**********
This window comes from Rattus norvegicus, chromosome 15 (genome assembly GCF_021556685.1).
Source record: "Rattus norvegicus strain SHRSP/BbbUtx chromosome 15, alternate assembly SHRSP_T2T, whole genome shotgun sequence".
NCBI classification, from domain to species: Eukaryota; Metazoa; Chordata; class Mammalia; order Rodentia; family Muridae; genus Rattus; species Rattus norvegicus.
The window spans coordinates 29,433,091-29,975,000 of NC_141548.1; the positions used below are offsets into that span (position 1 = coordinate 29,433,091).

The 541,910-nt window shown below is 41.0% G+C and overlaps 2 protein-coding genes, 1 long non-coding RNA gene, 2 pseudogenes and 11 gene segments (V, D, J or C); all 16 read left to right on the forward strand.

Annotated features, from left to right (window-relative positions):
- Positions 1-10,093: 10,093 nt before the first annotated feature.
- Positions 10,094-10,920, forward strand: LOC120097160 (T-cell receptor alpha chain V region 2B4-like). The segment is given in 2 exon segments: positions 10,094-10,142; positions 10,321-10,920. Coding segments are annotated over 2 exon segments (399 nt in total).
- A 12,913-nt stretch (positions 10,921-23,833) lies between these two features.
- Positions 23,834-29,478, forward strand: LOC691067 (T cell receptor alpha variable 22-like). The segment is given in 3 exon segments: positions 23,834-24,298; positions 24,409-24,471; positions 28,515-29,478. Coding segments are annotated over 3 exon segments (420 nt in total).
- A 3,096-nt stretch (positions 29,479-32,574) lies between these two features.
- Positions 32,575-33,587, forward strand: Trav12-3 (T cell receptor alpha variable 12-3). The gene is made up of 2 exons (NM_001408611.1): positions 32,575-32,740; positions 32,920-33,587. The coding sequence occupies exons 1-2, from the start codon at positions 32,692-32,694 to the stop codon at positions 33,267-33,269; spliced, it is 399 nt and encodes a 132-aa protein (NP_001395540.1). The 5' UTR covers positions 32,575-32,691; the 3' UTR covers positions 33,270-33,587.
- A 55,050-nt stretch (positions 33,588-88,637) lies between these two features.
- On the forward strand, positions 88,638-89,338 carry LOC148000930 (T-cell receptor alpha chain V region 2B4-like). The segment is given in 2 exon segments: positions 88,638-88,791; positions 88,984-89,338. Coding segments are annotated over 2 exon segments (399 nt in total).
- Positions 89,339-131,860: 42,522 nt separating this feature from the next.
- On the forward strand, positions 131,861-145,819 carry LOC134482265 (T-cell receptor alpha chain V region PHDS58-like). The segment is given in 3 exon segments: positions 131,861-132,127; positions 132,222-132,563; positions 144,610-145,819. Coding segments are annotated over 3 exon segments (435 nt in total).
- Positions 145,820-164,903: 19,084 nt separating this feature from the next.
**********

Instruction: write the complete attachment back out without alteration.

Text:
This window comes from Rattus norvegicus, chromosome 15 (genome assembly GCF_021556685.1).
Source record: "Rattus norvegicus strain SHRSP/BbbUtx chromosome 15, alternate assembly SHRSP_T2T, whole genome shotgun sequence".
NCBI classification, from domain to species: Eukaryota; Metazoa; Chordata; class Mammalia; order Rodentia; family Muridae; genus Rattus; species Rattus norvegicus.
The window spans coordinates 29,433,091-29,975,000 of NC_141548.1; the positions used below are offsets into that span (position 1 = coordinate 29,433,091).

The 541,910-nt window shown below is 41.0% G+C and overlaps 2 protein-coding genes, 1 long non-coding RNA gene, 2 pseudogenes and 11 gene segments (V, D, J or C); all 16 read left to right on the forward strand.

Annotated features, from left to right (window-relative positions):
- Positions 1-10,093: 10,093 nt before the first annotated feature.
- Positions 10,094-10,920, forward strand: LOC120097160 (T-cell receptor alpha chain V region 2B4-like). The segment is given in 2 exon segments: positions 10,094-10,142; positions 10,321-10,920. Coding segments are annotated over 2 exon segments (399 nt in total).
- A 12,913-nt stretch (positions 10,921-23,833) lies between these two features.
- Positions 23,834-29,478, forward strand: LOC691067 (T cell receptor alpha variable 22-like). The segment is given in 3 exon segments: positions 23,834-24,298; positions 24,409-24,471; positions 28,515-29,478. Coding segments are annotated over 3 exon segments (420 nt in total).
- A 3,096-nt stretch (positions 29,479-32,574) lies between these two features.
- Positions 32,575-33,587, forward strand: Trav12-3 (T cell receptor alpha variable 12-3). The gene is made up of 2 exons (NM_001408611.1): positions 32,575-32,740; positions 32,920-33,587. The coding sequence occupies exons 1-2, from the start codon at positions 32,692-32,694 to the stop codon at positions 33,267-33,269; spliced, it is 399 nt and encodes a 132-aa protein (NP_001395540.1). The 5' UTR covers positions 32,575-32,691; the 3' UTR covers positions 33,270-33,587.
- A 55,050-nt stretch (positions 33,588-88,637) lies between these two features.
- On the forward strand, positions 88,638-89,338 carry LOC148000930 (T-cell receptor alpha chain V region 2B4-like). The segment is given in 2 exon segments: positions 88,638-88,791; positions 88,984-89,338. Coding segments are annotated over 2 exon segments (399 nt in total).
- Positions 89,339-131,860: 42,522 nt separating this feature from the next.
- On the forward strand, positions 131,861-145,819 carry LOC134482265 (T-cell receptor alpha chain V region PHDS58-like). The segment is given in 3 exon segments: positions 131,861-132,127; positions 132,222-132,563; positions 144,610-145,819. Coding segments are annotated over 3 exon segments (435 nt in total).
- Positions 145,820-164,903: 19,084 nt separating this feature from the next.